For women who have not had their uterus removed, combination treatment with estrogen and progesterone may decrease the chance of developing endometrial cancer. Women with hypogonadism who have low sex drive may also be prescribed low-dose testosterone or another male hormone called dehydroepiandrosterone (DHEA).
In some women, injections or pills can be used to stimulate ovulation. Injections of pituitary hormone may be used to help men produce sperm. Other people may need surgery and radiation therapy if there is a pituitary or hypothalamic cause of the disorder.
Many forms of hypogonadism are treatable and have a good outlook.
In women, hypogonadism may cause infertility. Menopause is a form of hypogonadism that occurs naturally. It can cause hot flashes, vaginal dryness, and irritability as estrogen levels fall. The risk of osteoporosis and heart disease increase after menopause.
Some women with hypogonadism take estrogen therapy, most often those who have early menopause. But long-term used of hormone therapy can increase the risk of breast cancer, blood clots and heart disease. Women should talk with their health care provider about the risks and benefits of hormone replacement therapy with your doctor.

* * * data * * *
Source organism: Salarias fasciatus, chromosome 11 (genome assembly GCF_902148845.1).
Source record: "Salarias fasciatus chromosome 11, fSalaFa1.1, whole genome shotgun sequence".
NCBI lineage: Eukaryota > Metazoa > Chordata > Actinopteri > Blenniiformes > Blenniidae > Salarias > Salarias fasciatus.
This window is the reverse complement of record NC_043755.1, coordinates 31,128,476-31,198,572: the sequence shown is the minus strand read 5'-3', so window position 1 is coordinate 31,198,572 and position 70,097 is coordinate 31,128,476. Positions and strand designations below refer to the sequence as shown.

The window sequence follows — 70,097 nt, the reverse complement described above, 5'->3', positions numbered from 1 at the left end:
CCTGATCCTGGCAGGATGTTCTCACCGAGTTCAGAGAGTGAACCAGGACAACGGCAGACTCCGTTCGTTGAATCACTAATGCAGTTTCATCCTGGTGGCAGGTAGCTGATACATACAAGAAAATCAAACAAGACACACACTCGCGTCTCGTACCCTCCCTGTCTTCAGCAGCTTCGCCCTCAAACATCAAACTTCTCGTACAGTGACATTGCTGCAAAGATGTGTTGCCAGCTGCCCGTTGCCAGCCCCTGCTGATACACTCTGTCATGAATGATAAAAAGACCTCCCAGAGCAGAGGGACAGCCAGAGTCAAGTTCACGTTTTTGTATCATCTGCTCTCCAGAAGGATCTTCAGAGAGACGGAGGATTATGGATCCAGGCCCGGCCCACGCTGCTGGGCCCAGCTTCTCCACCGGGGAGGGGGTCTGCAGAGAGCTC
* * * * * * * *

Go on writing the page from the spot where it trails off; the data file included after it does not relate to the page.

In men, hypogonadism results in loss of sex drive and may cause:
Men normally have lower testosterone as they age. However, the decline in hormone levels is not as dramatic as it is in women.
When to Contact a Medical Professional
Talk to your provider if you notice:
- Breast discharge
- Breast enlargement (men)
- Hot flashes (women)
- Loss of body hair
- Loss of menstrual period
- Problems getting pregnant
- Problems with your sex drive
Both men and women should call their provider if they have headaches or vision problems.
Maintaining fitness, normal body weight and healthy eating habits may help in some cases. Other causes may not be preventable.
Ali O, Donohoue PA. Hypofunction of the testes In: Kliegman RM, Stanton BF, St. Geme JW, Schor NF, Behrman RE, eds. Nelson Textbook of Pediatrics. 20th ed. Philadelphia, PA: Elsevier; 2016:chap 583.
Bhasin S, Cunningham GR, Hayes FJ, et al. Testosterone therapy in men with androgen deficiency syndromes: an Endocrine Society clinical practice guideline. J Clin Endocrinol Metab. 2010;95(6):2536-2559. PMID: 20525905 www.ncbi.nlm.nih.gov/pubmed/20525905.
Kansra AR, Donohoue PA. Hypofunction of the ovaries. In: Kliegman RM, Stanton BF, St. Geme JW, Schor NF, Behrman RE, eds. Nelson Textbook of Pediatrics. 20th ed. Philadelphia, PA: Elsevier; 2016:chap 586.
Swerdloff RS, Wang C. The testis and male hypogonadism, infertility, and sexual dysfunction. In: Goldman L, Schafer AI, eds. Goldman-Cecil Medicine. 25th ed. Philadelphia, PA: Elsevier Saunders; 2016:chap 234.
- Last reviewed on 8/7/2016
- Brent Wisse, MD, Associate Professor of Medicine, Division of Metabolism, Endocrinology & Nutrition, University of Washington School of Medicine, Seattle, WA. Also reviewed by David Zieve, MD, MHA, Isla Ogilvie, PhD, and the A.D.A.M. Editorial team.